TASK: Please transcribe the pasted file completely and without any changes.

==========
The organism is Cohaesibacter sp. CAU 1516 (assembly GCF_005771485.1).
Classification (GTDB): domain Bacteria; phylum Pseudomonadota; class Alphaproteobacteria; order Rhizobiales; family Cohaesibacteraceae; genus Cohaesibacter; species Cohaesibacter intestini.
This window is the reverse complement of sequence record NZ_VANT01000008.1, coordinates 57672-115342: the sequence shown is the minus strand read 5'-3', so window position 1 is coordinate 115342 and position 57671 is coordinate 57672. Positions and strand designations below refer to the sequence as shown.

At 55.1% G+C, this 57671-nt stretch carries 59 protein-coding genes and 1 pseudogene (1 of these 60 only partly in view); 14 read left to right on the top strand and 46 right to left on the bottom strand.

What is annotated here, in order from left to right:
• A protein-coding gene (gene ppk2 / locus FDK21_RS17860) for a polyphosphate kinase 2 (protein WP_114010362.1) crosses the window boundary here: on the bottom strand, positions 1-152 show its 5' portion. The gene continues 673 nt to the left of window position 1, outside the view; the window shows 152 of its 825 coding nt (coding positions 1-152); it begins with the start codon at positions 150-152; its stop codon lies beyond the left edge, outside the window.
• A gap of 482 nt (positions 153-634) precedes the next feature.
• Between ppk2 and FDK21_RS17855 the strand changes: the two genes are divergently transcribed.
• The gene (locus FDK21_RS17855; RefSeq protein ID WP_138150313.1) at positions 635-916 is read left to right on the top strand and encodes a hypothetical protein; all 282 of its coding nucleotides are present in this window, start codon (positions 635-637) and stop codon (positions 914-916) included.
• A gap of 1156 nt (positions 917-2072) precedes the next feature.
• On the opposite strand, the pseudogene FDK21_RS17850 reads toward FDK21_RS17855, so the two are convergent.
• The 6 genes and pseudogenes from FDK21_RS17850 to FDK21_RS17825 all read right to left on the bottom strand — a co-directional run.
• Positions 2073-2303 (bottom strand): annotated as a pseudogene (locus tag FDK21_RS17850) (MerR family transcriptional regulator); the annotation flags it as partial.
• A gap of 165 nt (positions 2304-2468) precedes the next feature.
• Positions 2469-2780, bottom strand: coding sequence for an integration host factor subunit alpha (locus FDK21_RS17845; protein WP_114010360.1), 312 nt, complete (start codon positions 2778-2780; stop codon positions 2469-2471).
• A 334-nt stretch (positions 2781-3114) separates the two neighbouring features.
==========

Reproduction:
The organism is Cohaesibacter sp. CAU 1516 (assembly GCF_005771485.1).
Classification (GTDB): domain Bacteria; phylum Pseudomonadota; class Alphaproteobacteria; order Rhizobiales; family Cohaesibacteraceae; genus Cohaesibacter; species Cohaesibacter intestini.
This window is the reverse complement of sequence record NZ_VANT01000008.1, coordinates 57672-115342: the sequence shown is the minus strand read 5'-3', so window position 1 is coordinate 115342 and position 57671 is coordinate 57672. Positions and strand designations below refer to the sequence as shown.

At 55.1% G+C, this 57671-nt stretch carries 59 protein-coding genes and 1 pseudogene (1 of these 60 only partly in view); 14 read left to right on the top strand and 46 right to left on the bottom strand.

What is annotated here, in order from left to right:
• A protein-coding gene (gene ppk2 / locus FDK21_RS17860) for a polyphosphate kinase 2 (protein WP_114010362.1) crosses the window boundary here: on the bottom strand, positions 1-152 show its 5' portion. The gene continues 673 nt to the left of window position 1, outside the view; the window shows 152 of its 825 coding nt (coding positions 1-152); it begins with the start codon at positions 150-152; its stop codon lies beyond the left edge, outside the window.
• A gap of 482 nt (positions 153-634) precedes the next feature.
• Between ppk2 and FDK21_RS17855 the strand changes: the two genes are divergently transcribed.
• The gene (locus FDK21_RS17855; RefSeq protein ID WP_138150313.1) at positions 635-916 is read left to right on the top strand and encodes a hypothetical protein; all 282 of its coding nucleotides are present in this window, start codon (positions 635-637) and stop codon (positions 914-916) included.
• A gap of 1156 nt (positions 917-2072) precedes the next feature.
• On the opposite strand, the pseudogene FDK21_RS17850 reads toward FDK21_RS17855, so the two are convergent.
• The 6 genes and pseudogenes from FDK21_RS17850 to FDK21_RS17825 all read right to left on the bottom strand — a co-directional run.
• Positions 2073-2303 (bottom strand): annotated as a pseudogene (locus tag FDK21_RS17850) (MerR family transcriptional regulator); the annotation flags it as partial.
• A gap of 165 nt (positions 2304-2468) precedes the next feature.
• Positions 2469-2780, bottom strand: coding sequence for an integration host factor subunit alpha (locus FDK21_RS17845; protein WP_114010360.1), 312 nt, complete (start codon positions 2778-2780; stop codon positions 2469-2471).
• A 334-nt stretch (positions 2781-3114) separates the two neighbouring features.